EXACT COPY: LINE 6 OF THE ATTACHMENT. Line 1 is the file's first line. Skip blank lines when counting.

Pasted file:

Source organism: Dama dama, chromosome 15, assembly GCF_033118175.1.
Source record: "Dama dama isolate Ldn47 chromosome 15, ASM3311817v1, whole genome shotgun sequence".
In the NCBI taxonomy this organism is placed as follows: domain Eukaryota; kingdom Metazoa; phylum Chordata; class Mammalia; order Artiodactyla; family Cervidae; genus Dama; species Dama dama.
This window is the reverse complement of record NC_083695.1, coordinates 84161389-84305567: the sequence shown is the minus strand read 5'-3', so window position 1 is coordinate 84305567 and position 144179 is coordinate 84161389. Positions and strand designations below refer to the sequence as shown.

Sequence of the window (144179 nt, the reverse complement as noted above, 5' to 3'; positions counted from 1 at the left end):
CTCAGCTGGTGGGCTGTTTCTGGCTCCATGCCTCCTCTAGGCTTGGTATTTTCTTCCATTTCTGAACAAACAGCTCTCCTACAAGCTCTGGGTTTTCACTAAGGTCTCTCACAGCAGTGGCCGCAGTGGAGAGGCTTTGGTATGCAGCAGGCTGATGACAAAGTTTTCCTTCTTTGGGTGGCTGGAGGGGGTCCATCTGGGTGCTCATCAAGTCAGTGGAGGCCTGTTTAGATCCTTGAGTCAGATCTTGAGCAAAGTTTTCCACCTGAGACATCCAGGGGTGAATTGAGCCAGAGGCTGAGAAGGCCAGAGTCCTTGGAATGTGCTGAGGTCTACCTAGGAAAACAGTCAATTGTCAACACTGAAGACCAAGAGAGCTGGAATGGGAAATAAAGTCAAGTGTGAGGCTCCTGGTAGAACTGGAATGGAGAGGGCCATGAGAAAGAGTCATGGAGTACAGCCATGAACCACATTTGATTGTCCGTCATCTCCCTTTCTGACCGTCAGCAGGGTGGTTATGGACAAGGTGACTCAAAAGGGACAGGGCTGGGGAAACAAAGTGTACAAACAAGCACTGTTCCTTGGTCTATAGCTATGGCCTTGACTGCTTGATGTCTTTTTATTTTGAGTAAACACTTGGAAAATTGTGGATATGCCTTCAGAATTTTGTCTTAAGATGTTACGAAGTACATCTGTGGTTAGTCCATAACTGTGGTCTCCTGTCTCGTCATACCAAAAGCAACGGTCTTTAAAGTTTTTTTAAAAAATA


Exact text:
CTCAGCTGGTGGGCTGTTTCTGGCTCCATGCCTCCTCTAGGCTTGGTATTTTCTTCCATTTCTGAACAAACAGCTCTCCTACAAGCTCTGGGTTTTCACTAAGGTCTCTCACAGCAGTGGCCGCAGTGGAGAGGCTTTGGTATGCAGCAGGCTGATGACAAAGTTTTCCTTCTTTGGGTGGCTGGAGGGGGTCCATCTGGGTGCTCATCAAGTCAGTGGAGGCCTGTTTAGATCCTTGAGTCAGATCTTGAGCAAAGTTTTCCACCTGAGACATCCAGGGGTGAATTGAGCCAGAGGCTGAGAAGGCCAGAGTCCTTGGAATGTGCTGAGGTCTACCTAGGAAAACAGTCAATTGTCAACACTGAAGACCAAGAGAGCTGGAATGGGAAATAAAGTCAAGTGTGAGGCTCCTGGTAGAACTGGAATGGAGAGGGCCATGAGAAAGAGTCATGGAGTACAGCCATGAACCACATTTGATTGTCCGTCATCTCCCTTTCTGACCGTCAGCAGGGTGGTTATGGACAAGGTGACTCAAAAGGGACAGGGCTGGGGAAACAAAGTGTACAAACAAGCACTGTTCCTTGGTCTATAGCTATGGCCTTGACTGCTTGATGTCTTTTTATTTTGAGTAAACACTTGGAAAATTGTGGATATGCCTTCAGAATTTTGTCTTAAGATGTTACGAAGTACATCTGTGGTTAGTCCATAACTGTGGTCTCCTGTCTCGTCATACCAAAAGCAACGGTCTTTAAAGTTTTTTTAAAAAATA